Split dollar life insurance is an extremely effective estate planning technique that this blog has discussed in the past.
As a brief recap, split dollar life insurance is a strategy in which an individual can utilize a series of separate annual loans in order to make premium payments for his or her life insurance policies.
It is especially useful for those individuals who would like to have their life insurance policies owned in an irrevocable trust, yet do not have the necessary annual exclusion amount available ($15,000 per year per beneficiary) to pay the full premium amount. Thus, the purpose of such arrangements are to reduce the tax consequences of paying large premiums on policies owned by irrevocable life insurance trusts.
A drawback of split dollar arrangements is that each year the loans continue to increase, thus becoming a burden as many years pass.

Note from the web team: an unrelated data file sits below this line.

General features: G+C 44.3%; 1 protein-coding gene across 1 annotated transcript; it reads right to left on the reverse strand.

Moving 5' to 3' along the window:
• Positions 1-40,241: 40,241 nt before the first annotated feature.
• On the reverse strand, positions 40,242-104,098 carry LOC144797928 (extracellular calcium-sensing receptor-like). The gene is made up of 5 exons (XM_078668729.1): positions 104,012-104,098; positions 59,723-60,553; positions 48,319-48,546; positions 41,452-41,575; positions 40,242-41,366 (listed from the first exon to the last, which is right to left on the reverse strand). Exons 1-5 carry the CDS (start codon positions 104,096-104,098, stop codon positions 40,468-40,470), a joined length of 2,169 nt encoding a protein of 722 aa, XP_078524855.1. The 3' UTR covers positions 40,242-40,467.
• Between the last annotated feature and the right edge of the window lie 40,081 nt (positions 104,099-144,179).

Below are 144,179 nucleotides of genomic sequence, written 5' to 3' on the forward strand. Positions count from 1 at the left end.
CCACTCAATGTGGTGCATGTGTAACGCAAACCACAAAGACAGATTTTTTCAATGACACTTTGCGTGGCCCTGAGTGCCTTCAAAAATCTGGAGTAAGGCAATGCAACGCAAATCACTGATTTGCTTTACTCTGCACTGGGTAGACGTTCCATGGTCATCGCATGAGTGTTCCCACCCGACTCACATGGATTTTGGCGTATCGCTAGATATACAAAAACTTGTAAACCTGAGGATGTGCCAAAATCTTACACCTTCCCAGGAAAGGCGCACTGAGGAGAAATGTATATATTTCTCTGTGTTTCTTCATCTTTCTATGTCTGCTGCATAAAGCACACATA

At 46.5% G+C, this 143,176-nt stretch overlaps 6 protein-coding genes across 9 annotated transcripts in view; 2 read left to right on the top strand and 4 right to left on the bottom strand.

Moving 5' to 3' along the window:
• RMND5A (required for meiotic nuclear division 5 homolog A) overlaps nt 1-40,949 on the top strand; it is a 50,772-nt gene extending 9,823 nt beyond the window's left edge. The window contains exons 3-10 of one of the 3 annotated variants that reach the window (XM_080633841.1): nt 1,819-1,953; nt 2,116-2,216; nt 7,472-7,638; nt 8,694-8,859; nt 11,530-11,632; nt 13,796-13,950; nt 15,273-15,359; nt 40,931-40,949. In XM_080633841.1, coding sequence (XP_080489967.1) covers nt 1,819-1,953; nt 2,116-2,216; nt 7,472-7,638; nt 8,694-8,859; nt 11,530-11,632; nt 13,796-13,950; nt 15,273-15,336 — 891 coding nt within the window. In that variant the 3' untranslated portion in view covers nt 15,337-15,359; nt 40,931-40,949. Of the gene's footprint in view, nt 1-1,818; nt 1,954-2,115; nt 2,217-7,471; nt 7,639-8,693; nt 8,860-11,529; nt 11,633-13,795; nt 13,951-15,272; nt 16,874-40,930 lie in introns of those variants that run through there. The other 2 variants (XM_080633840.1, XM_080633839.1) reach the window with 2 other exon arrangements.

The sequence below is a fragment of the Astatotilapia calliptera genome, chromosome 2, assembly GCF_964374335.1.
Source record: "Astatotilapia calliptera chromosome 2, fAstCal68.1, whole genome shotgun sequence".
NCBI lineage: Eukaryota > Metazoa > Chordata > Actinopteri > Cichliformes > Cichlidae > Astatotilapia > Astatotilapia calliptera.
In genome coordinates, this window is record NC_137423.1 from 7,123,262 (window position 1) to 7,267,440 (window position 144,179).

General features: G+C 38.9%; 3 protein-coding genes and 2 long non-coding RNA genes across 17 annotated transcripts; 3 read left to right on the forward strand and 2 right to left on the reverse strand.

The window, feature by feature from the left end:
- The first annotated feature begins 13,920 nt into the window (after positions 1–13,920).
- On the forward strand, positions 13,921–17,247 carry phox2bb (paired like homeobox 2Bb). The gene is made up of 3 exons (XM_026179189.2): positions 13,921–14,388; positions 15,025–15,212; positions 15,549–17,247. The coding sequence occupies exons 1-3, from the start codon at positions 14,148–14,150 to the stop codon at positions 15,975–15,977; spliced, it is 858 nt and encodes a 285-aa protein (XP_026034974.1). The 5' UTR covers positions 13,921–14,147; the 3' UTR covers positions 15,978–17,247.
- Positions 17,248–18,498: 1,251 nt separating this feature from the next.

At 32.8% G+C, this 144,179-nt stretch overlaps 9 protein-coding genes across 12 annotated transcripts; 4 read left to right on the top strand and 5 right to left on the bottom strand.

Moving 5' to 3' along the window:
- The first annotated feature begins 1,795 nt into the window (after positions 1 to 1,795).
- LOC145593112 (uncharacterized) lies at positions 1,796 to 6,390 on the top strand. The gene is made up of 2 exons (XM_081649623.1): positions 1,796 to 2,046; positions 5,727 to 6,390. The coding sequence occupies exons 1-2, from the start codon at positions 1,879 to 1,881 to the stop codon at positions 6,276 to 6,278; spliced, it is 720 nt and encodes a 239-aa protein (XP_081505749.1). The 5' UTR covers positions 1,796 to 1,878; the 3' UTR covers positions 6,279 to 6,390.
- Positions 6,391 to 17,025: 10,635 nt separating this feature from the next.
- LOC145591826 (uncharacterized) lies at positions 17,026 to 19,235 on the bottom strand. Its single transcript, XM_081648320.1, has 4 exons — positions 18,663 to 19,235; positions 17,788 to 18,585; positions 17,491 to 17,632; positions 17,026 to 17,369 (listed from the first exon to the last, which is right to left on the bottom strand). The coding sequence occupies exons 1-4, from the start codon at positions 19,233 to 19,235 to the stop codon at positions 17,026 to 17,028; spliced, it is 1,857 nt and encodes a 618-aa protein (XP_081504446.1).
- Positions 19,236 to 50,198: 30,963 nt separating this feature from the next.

Under the new tax regime, the lifetime estate and gift tax exemption has been doubled to $11,200,000 (as indexed for inflation in 2018). This increased exemption may remove the need for many individuals to have such arrangements and provides the flexibility to terminate them.
By using a portion of the newly increased exemption, the insured could terminate the split dollar arrangement utilizing cash gifts to the trust which owns the policy in order to repay the amounts owed to the premium provider.
Please do not hesitate to contact Morris Law Group if you have any questions about split dollar life insurance or the newly enacted tax plan.